The destinations are clear. Paul Pogba and Romelu Lukaku will be in Australia, Singapore, China and limbo.
The two most expensive players in Manchester United’s history are on their pre-season tour. Whether they will participate in the season itself is more of a moot point.
Their signings were intended as statements, £89 million (Dh408.8m) and £75m deals respectively. They were designed to power United back to the summit of the English game.
Instead, they could leave Old Trafford – Pogba probably for either Juventus or Real Madrid, Lukaku for Inter Milan – with United having finished sixth, 32 points off the pace.
The Frenchman spoke last month of wanting “a new challenge,” as though there were no more worlds to conquer in Manchester.
Go now and both could be seen as indictments of the Jose Mourinho years. The Portuguese dropped Pogba. Lukaku bulked up, as though attempting to impersonate Mourinho’s talismanic strikers, and lost his pace.
Big presences, big names, big fees but without the big impact – in terms of either longevity or silverware – that was intended.
But Lukaku enjoyed a career-best goal return of 27 in his debut year. Pogba raised his personal ceiling to 16 last season, albeit in a season of both brilliance and mediocrity.
That is not to argue that either transfer has been a coup, though United got the better deal when both they and Chelsea targeted the Belgian and Alvaro Morata in 2017 and Pogba scored in that year’s Europa League final.
Instead, polarising figures languish in a grey area. They are not crushing let-downs like previous flagship recruits such as Angel Di Maria and Radamel Falcao, men whose performances represented grave disappointments.
Nor do they belong anywhere near the list of great United signings, the transformative figures, the talismen, the catalysts. They have not been an Eric Cantona, a Roy Keane, a Cristiano Ronaldo.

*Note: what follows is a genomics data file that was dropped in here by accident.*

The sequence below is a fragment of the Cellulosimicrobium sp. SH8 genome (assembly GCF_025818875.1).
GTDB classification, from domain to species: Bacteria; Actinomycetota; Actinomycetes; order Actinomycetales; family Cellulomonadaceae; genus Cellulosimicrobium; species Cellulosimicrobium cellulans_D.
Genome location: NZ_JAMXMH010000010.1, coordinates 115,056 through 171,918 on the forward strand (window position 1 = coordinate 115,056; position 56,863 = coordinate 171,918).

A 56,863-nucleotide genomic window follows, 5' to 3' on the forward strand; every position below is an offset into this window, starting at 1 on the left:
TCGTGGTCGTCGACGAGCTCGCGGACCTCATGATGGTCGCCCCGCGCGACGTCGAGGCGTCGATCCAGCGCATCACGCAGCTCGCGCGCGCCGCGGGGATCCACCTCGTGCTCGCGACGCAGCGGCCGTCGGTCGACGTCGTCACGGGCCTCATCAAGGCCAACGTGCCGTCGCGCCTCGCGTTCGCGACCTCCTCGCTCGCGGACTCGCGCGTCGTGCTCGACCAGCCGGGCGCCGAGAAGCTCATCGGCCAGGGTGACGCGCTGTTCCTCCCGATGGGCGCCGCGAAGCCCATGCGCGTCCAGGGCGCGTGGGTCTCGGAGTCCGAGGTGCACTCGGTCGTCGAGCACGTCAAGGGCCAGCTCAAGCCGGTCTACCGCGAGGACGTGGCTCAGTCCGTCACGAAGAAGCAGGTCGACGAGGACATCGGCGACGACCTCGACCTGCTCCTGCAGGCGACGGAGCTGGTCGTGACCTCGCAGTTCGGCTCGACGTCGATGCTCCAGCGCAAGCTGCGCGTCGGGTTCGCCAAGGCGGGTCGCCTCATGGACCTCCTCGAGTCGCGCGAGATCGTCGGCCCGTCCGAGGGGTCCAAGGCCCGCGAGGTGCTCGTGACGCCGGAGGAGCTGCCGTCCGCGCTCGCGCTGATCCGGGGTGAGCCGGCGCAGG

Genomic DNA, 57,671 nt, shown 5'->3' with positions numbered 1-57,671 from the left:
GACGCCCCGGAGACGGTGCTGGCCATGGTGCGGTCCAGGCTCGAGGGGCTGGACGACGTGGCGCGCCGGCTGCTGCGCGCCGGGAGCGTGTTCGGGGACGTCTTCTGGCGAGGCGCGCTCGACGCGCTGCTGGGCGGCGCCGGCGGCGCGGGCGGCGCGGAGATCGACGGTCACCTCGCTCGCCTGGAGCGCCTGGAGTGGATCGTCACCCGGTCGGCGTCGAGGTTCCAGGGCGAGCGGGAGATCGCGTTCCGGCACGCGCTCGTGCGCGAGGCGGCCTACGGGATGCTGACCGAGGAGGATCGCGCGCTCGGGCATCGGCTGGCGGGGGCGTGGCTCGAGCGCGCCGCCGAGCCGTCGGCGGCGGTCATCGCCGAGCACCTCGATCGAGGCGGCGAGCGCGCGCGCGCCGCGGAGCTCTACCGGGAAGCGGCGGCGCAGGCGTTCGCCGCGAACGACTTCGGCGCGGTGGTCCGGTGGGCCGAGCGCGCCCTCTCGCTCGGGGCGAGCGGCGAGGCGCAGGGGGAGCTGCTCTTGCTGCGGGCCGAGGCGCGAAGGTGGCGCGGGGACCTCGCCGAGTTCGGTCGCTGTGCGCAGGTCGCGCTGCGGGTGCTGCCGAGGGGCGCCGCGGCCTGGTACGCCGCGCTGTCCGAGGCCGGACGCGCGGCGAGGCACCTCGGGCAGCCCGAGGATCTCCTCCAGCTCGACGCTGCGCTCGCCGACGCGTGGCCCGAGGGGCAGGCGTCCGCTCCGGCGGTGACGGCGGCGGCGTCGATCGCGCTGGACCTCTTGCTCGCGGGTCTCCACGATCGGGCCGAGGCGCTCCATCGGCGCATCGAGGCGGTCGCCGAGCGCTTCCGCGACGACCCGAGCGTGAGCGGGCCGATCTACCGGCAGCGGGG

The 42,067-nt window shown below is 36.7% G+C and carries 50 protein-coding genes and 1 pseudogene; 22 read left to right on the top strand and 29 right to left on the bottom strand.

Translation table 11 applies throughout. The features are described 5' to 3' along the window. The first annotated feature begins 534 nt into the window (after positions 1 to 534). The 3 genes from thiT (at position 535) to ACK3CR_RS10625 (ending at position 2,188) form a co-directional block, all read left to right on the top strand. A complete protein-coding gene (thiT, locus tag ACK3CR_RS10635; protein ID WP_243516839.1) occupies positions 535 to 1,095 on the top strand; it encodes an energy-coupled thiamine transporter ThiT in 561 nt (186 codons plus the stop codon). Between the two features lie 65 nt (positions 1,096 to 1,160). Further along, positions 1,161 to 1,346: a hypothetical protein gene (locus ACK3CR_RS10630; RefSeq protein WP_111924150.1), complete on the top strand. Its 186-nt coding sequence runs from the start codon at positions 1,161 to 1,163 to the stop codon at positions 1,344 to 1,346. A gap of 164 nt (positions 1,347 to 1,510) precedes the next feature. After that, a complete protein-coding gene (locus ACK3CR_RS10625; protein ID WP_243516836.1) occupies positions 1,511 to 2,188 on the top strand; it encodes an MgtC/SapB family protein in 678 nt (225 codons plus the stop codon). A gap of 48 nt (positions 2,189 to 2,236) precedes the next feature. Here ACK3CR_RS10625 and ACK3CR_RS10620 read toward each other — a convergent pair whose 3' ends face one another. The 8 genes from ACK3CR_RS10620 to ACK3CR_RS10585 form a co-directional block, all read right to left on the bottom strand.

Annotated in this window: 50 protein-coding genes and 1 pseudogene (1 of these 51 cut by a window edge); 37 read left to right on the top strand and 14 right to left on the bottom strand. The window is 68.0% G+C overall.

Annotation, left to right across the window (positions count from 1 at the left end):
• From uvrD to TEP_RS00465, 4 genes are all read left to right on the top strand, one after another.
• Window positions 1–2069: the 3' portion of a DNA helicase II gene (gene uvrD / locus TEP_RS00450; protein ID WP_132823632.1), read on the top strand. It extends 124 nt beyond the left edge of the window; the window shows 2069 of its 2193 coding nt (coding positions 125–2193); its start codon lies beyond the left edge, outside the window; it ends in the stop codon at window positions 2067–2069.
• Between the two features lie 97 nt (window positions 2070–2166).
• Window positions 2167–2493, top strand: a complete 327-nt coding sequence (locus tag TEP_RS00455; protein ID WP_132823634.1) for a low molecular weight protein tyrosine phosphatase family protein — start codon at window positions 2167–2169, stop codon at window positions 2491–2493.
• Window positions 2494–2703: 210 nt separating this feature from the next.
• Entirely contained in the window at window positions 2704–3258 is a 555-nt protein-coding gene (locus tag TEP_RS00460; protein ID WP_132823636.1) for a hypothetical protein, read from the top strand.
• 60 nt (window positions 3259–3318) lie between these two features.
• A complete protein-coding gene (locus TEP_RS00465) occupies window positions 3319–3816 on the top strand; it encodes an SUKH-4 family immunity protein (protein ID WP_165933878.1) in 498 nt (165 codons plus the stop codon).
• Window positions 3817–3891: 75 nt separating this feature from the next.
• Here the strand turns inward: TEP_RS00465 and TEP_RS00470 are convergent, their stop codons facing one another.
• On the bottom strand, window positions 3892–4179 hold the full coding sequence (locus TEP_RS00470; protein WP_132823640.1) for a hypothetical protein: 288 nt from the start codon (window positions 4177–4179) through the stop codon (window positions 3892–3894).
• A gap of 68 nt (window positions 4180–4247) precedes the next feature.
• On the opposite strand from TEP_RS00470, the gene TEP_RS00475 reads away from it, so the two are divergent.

Rather, they reflect a modern phenomenon at Old Trafford, of costly signings who are neither successes nor failures but something in between.
As a charismatic controversialist, Pogba is a magnet to criticism, but several of United’s more prominent buys since Sir Alex Ferguson’s retirement – Anthony Martial, Juan Mata, even and eventually Marouane Fellaini – belong in the same category.
Their Old Trafford days have had highlights, but not enough. They have not been consistent enough; the collective has not achieved enough.
Yet there has been evidence of the ability to suggest that in another club, another culture, another context, they would have flourished.
Pogba’s burst of form at the start of Ole Gunnar Solskjaer’s tenure – nine goals and six assists in 12 games – had, like his Manchester derby double the previous season, showed how dynamic and destructive he can be.
Lukaku had three successive two-goal salvos in winter, the last facilitating the astonishing win over Paris Saint-Germain in the second leg of their Uefa Champions League tie in March.
But each ended the season out of form and perhaps aiming to be out of the club.
And they reflect a greater problem. Look at United’s 10 biggest signings at periods in the past and they would have been littered with unqualified successes, from Tommy Taylor and Denis Law via Bryan Robson and Mark Hughes to Ruud van Nistelrooy, Wayne Rooney and Ronaldo.
Now, though it is unfair to judge Aaron Wan-Bissaka and both Martial and Victor Lindelof have time on their side, there are none.
Unflattering comparisons can be drawn with Liverpool or Manchester City, but also with United’s past.
Rio Ferdinand was a record buy who promised more than he delivered until, when paired with Nemanja Vidic, he transformed perceptions.
Perhaps Lukaku and Pogba could have similar evolutions. Instead, should they go, their legacies feel ones of underachievement, their United careers, in the context of their fees, destined to be remembered as underwhelming.